Skip to main content
Open Access Publications from the University of California


UCLA Previously Published Works bannerUCLA

Synthetic peripherally-restricted cannabinoid suppresses chemotherapy-induced peripheral neuropathy pain symptoms by CB1 receptor activation.


Chemotherapy-induced peripheral neuropathy (CIPN) is a severe and dose-limiting side effect of cancer treatment that affects millions of cancer survivors throughout the world and current treatment options are extremely limited by their side effects. Cannabinoids are highly effective in suppressing pain symptoms of chemotherapy-induced and other peripheral neuropathies but their widespread use is limited by central nervous system (CNS)-mediated side effects. Here, we tested one compound from a series of recently developed synthetic peripherally restricted cannabinoids (PRCBs) in a rat model of cisplatin-induced peripheral neuropathy. Results show that local or systemic administration of 4-{2-[-(1E)-1[(4-propylnaphthalen-1-yl)methylidene]-1H-inden-3-yl]ethyl}morpholine (PrNMI) dose-dependently suppressed CIPN mechanical and cold allodynia. Orally administered PrNMI also dose-dependently suppressed CIPN allodynia symptoms in both male and female rats without any CNS side effects. Co-administration with selective cannabinoid receptor subtype blockers revealed that PrNMI's anti-allodynic effects are mediated by CB1 receptor (CB1R) activation. Expression of CB2Rs was reduced in dorsal root ganglia from CIPN rats, whereas expression of CB1Rs and various endocannabinoid synthesizing and metabolizing enzymes was unaffected. Daily PrNMI treatment of CIPN rats for two weeks showed a lack of appreciable tolerance to PrNMI's anti-allodynic effects. In an operant task which reflects cerebral processing of pain, PrNMI also dose-dependently suppressed CIPN pain behaviors. Our results demonstrate that PRCBs exemplified by PrNMI may represent a viable option for the treatment of CIPN pain symptoms.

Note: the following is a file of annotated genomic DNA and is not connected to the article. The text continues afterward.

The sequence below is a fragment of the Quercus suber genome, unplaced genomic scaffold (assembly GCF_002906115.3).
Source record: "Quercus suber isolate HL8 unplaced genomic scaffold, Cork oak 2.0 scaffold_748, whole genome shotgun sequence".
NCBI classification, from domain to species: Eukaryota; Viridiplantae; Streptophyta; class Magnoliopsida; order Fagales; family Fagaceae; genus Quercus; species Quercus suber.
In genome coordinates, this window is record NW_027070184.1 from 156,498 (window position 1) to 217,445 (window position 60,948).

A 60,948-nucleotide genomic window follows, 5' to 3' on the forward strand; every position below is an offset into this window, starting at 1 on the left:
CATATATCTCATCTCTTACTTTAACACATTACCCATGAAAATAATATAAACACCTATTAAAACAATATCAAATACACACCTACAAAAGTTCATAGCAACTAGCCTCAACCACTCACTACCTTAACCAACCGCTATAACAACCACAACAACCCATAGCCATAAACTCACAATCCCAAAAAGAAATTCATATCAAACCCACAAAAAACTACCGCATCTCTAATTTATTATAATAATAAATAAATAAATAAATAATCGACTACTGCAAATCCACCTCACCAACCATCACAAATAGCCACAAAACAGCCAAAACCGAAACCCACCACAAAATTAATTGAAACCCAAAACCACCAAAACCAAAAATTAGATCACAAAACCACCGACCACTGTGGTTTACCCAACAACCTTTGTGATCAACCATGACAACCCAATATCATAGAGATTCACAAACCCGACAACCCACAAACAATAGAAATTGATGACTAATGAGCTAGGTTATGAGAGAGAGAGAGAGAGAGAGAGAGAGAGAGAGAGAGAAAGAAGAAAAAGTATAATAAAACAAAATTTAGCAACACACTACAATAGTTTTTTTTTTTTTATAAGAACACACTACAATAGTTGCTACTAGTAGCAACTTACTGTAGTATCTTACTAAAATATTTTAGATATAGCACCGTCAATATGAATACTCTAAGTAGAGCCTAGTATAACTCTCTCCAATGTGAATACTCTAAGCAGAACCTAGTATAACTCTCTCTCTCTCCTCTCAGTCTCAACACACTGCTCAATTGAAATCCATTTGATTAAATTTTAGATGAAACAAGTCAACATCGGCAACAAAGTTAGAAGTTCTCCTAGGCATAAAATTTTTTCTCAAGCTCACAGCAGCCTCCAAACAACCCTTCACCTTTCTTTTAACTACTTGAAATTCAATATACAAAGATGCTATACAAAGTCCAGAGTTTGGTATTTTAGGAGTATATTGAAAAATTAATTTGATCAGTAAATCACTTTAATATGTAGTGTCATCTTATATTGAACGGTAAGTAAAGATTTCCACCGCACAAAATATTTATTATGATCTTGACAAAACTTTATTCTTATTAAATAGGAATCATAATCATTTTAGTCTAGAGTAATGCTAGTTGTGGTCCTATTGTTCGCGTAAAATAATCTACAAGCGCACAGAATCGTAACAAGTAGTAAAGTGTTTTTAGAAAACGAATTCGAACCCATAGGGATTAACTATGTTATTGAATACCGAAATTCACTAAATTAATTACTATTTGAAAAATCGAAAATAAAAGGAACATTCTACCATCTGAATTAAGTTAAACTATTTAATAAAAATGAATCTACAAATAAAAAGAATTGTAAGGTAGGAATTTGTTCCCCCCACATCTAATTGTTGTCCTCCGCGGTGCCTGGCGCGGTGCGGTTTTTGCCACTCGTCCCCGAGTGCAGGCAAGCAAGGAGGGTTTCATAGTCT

Many UC-authored scholarly publications are freely available on this site because of the UC's open access policies. Let us know how this access is important for you.

Main Content
For improved accessibility of PDF content, download the file to your device.
Current View